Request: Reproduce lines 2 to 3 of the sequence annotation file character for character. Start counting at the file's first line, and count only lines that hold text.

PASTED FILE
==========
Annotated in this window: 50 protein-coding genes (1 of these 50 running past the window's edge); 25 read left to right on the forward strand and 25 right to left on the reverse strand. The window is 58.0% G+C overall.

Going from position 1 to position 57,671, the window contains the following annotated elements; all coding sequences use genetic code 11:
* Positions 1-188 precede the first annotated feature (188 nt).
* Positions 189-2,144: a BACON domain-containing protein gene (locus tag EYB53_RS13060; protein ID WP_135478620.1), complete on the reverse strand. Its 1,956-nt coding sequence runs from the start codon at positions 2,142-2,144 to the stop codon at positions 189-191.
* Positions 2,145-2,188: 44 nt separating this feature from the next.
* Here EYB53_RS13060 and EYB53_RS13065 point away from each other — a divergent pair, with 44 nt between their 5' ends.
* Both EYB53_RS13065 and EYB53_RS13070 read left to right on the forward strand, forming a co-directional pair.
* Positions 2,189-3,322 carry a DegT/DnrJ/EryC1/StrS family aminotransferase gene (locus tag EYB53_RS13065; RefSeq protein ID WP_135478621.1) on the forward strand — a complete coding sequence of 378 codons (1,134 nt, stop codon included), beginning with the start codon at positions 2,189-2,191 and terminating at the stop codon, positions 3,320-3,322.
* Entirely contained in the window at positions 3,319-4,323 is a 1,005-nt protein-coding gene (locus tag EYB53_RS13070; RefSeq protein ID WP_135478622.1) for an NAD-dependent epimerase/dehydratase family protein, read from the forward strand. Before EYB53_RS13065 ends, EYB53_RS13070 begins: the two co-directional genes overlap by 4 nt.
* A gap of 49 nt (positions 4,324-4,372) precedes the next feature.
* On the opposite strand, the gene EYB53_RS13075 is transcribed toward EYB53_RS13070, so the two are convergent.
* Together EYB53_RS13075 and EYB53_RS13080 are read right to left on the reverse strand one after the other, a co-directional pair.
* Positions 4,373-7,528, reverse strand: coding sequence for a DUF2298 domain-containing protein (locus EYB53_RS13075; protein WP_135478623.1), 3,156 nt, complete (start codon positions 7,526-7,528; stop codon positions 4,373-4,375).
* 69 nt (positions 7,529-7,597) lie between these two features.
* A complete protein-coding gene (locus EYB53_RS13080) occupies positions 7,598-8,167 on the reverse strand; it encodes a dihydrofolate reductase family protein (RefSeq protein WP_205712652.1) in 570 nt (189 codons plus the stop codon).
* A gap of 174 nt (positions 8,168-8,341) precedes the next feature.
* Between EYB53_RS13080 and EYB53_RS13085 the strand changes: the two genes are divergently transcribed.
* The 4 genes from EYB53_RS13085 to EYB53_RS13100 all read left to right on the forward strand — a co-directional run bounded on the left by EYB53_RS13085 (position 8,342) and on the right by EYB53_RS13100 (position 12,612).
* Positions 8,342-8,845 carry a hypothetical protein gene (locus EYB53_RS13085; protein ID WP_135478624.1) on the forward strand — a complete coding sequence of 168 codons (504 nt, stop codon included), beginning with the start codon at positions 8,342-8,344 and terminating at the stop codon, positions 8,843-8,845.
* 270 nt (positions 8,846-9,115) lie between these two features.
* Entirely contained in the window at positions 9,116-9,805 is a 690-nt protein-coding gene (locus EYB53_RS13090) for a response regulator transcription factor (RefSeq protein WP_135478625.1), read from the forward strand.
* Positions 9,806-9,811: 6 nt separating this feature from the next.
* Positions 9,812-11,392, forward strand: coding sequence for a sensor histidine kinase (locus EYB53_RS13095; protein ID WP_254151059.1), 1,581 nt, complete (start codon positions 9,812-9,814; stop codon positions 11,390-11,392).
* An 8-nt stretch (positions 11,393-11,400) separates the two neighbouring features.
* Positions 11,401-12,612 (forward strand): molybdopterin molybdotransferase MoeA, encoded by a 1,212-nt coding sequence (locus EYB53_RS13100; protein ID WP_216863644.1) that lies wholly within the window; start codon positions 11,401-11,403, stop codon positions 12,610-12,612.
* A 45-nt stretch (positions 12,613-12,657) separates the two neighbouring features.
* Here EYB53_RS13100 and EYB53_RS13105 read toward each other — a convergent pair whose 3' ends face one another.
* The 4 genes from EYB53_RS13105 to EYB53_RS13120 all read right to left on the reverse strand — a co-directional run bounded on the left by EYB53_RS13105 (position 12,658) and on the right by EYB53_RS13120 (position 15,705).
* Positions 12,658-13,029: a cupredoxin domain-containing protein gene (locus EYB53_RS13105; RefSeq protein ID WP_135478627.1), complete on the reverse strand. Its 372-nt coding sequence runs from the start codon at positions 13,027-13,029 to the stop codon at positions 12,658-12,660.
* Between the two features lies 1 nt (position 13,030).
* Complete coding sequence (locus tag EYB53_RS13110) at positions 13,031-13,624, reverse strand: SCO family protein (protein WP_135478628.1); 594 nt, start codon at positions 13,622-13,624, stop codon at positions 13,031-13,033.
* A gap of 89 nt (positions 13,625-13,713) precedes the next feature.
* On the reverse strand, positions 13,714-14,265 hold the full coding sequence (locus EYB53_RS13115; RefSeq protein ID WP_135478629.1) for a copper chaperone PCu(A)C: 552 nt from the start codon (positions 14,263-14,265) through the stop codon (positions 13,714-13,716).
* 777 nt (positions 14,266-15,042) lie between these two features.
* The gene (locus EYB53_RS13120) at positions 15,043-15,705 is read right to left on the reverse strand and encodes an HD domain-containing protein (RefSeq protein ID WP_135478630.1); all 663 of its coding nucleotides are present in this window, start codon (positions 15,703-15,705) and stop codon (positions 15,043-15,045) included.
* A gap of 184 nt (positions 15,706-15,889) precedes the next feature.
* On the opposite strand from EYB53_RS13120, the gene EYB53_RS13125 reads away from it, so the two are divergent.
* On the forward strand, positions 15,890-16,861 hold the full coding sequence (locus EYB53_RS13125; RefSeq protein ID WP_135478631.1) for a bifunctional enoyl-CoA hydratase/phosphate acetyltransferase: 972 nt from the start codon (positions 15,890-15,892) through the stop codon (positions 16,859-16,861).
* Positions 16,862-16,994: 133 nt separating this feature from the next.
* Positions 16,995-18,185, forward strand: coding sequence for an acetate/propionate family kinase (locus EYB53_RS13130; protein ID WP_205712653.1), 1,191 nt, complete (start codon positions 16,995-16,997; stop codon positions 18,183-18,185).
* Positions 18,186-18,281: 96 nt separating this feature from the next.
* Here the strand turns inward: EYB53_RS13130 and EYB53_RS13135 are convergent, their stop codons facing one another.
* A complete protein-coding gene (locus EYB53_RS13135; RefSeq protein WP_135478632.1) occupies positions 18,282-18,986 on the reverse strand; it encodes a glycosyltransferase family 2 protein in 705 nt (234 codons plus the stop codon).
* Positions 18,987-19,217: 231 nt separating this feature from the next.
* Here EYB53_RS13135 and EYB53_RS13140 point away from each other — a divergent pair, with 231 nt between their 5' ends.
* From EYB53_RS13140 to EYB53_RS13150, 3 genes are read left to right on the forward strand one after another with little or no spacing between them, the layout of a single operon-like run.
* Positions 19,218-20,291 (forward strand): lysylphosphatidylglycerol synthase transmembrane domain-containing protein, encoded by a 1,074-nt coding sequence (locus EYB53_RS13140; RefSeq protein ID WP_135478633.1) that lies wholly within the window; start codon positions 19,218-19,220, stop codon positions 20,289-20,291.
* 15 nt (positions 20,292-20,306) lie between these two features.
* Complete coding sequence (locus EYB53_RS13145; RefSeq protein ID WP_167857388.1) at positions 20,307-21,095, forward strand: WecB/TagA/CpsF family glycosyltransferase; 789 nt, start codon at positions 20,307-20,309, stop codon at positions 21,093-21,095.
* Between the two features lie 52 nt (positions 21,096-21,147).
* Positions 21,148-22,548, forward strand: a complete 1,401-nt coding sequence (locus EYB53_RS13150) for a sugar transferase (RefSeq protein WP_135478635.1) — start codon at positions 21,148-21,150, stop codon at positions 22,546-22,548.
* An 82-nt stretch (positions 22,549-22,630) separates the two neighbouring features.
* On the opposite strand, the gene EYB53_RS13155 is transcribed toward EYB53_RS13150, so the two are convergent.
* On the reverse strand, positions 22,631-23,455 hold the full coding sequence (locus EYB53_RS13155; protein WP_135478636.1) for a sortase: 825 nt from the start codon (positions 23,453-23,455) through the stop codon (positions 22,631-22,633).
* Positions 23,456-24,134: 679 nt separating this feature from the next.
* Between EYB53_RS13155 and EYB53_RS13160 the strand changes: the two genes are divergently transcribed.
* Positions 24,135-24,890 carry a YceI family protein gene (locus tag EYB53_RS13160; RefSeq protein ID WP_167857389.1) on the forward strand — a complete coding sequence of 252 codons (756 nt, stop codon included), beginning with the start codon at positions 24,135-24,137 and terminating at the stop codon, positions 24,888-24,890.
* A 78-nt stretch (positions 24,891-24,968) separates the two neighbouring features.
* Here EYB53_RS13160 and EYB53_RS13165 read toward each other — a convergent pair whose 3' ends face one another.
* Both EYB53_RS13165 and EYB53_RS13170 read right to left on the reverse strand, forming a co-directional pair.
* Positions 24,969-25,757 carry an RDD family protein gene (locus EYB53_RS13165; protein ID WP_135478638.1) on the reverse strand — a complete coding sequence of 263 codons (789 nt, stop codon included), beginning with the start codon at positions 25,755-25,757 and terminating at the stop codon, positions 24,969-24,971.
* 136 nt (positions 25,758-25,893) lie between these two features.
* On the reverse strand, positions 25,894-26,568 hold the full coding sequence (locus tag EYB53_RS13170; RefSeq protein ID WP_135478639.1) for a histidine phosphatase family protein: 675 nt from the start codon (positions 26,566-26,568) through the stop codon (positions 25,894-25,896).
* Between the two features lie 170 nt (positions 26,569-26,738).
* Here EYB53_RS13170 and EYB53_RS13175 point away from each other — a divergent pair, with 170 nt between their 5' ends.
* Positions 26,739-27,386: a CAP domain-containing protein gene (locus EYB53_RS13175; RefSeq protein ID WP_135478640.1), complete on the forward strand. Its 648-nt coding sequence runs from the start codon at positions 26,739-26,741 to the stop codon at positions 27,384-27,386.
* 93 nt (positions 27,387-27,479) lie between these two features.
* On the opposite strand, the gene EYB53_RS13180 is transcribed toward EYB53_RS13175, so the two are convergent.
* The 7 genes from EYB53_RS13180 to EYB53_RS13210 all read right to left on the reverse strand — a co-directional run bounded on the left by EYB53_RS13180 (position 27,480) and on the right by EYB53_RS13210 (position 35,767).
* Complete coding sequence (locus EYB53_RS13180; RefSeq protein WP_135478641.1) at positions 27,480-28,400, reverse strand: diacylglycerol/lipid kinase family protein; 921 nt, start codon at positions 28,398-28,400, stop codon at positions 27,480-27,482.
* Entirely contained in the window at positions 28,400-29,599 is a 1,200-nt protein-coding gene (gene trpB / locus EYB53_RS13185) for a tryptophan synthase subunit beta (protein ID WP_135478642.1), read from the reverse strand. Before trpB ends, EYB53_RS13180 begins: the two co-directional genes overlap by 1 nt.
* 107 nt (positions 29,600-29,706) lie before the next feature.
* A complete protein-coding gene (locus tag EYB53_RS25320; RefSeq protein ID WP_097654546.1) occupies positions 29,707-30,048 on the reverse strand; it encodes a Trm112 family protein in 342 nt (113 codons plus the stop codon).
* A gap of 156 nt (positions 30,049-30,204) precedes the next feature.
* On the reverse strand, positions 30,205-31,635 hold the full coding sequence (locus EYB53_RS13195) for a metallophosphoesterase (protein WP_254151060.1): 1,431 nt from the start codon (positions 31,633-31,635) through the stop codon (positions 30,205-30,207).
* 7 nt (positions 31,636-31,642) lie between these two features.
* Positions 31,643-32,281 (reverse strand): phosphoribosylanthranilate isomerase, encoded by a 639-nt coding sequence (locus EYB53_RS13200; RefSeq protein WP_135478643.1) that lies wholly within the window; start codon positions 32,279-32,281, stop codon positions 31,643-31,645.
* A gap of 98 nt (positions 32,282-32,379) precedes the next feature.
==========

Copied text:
Going from position 1 to position 57,671, the window contains the following annotated elements; all coding sequences use genetic code 11:
* Positions 1-188 precede the first annotated feature (188 nt).